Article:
Over the last 30 years, Eugenie Drakes has witnessed firsthand the evolution and now global growth of Africa’s artisan sector. A consultant based in Johannesburg, AOW Handmade connected with Eugenie in South Africa to discuss her insights on the industry today, her advice on how best to work with the region’s artisans, and her predictions on the emerging trends set to make a big impact.
Based on your experience, what surprises you most about the evolution of the artisan sector? And, where do you think things are heading? Do you think artisan can be merged into the mainstream market or should be kept high end? Or both?
What excites me is to see the growth in so many enterprises that were started many years ago by well-meaning folks to help those that were struggling to survive. Many of these are now well-established handcraft businesses supplying to a global audience while still working to uplift the communities in which the makers live, many through a separate non-profit organization which is partly funded from the formal business. I believe that this is the only way to sustain this and it is also empowering for the producers, provided the business has an ethical values base.
There is a current demand for product from Africa and the Africa aesthetic is trending, but what is frustrating is that international designers come in and appropriate what is here—use it to boost themselves—and we allow this to happen. It is time for us to step up, step out and take ourselves seriously and take on the world! A small number of producers have done this but not enough have and more need to do this.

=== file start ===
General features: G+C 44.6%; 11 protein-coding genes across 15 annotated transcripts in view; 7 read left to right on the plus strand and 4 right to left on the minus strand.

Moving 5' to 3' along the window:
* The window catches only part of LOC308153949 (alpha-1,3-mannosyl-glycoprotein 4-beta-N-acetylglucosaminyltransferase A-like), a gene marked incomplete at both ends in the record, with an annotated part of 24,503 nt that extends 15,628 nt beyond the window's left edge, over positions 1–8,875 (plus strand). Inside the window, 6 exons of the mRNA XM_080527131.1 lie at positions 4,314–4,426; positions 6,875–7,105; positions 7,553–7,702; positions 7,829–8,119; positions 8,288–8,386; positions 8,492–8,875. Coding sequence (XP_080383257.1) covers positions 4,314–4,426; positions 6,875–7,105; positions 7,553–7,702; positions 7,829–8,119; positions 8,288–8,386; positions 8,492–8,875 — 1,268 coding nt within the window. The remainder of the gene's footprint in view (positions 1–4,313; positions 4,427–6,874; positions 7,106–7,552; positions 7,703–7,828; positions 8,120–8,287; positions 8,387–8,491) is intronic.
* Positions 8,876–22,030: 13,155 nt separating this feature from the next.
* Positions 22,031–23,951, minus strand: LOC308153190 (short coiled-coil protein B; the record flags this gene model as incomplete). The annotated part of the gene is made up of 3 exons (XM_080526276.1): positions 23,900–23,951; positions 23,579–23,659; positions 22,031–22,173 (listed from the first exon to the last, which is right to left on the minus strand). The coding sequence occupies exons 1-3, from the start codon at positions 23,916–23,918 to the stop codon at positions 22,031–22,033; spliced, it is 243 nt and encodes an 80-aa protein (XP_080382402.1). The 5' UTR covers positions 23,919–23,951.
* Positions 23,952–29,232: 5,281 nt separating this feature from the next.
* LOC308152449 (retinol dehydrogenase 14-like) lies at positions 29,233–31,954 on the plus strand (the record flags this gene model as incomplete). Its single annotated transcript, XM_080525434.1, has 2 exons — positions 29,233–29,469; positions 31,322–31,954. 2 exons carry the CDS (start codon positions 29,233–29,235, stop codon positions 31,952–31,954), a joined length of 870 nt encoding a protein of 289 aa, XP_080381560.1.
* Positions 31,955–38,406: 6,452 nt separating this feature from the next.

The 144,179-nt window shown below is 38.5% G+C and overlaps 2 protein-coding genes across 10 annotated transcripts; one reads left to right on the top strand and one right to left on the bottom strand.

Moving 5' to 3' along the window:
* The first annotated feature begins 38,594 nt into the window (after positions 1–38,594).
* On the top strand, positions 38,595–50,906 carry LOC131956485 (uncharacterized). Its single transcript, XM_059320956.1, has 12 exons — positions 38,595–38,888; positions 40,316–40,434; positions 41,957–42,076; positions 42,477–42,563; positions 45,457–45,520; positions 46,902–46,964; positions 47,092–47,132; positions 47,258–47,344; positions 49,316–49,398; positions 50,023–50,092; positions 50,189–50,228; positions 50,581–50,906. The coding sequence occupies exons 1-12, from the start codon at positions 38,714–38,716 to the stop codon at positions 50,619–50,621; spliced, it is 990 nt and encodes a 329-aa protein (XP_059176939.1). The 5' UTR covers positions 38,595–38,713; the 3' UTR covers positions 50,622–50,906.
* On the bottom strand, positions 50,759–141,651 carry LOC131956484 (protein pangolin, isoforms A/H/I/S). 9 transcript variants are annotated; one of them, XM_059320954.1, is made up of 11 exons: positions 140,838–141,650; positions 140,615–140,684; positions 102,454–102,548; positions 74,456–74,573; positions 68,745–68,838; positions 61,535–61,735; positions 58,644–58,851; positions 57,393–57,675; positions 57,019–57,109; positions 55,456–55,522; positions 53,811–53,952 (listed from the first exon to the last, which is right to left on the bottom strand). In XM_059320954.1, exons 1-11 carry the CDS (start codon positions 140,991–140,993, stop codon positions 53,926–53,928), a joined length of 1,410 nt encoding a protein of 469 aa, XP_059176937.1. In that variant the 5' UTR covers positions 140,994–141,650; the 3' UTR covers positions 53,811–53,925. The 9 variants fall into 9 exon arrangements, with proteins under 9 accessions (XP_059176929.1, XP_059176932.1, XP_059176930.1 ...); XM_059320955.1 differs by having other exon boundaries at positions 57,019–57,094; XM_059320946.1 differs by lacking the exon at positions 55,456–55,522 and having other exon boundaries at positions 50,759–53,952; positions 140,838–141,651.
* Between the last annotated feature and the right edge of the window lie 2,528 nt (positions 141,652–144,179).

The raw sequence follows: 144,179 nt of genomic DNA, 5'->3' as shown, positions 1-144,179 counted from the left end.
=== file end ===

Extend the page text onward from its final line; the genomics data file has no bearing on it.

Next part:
I am a firm believer that not many artisans are able to make as well as market their own product. The marketing of craft is highly specialized; one has to take so many different elements into consideration and has to understand the marketplace and what segment they are producing for. It is not possible for small producers to do this themselves.
I believe that there are many different layers to this—there are those that just want to make many of the same thing in order to earn money and support themselves and there is room for these products in the market place—often mass and lower end. There are those that are able to work with designers and are happy to step out of the norm to explore new expression and ‘take on the world.’ I believe there is potential in this market; however, the artisans need to be paid well and seen as successful in their communities to encourage the younger generations that handmade is a possible career option or we risk losing more of the skills. Simultaneously, there needs to be a focus on educating the market about why the products carry a higher price point than the mass produced. In order for this market segment to grow and thrive, this education is essential.
There will always be a market for high end handmade products but to access this market specialized marketing expertise and support from brand ambassadors and high profile individuals is needed to promote and create demand. There are the products—we need to grow awareness in the market.
What excites you most when thinking about design/ artisan collaborations happening in South Africa?
What particularly excites me is that we have boundary breakers such as fashion icon Marianne Fassler who really is inspired by, and understands, many of our cultures and expresses them in a very unique way and makes them ‘very sexy’ while they retain their authenticity. Marianne also uses many refined skills and grows the expertise of the makers as well as growing a larger audience for these products. She has a huge collection of old artifacts which she uses as reference points and also to inspire those working on collections with her.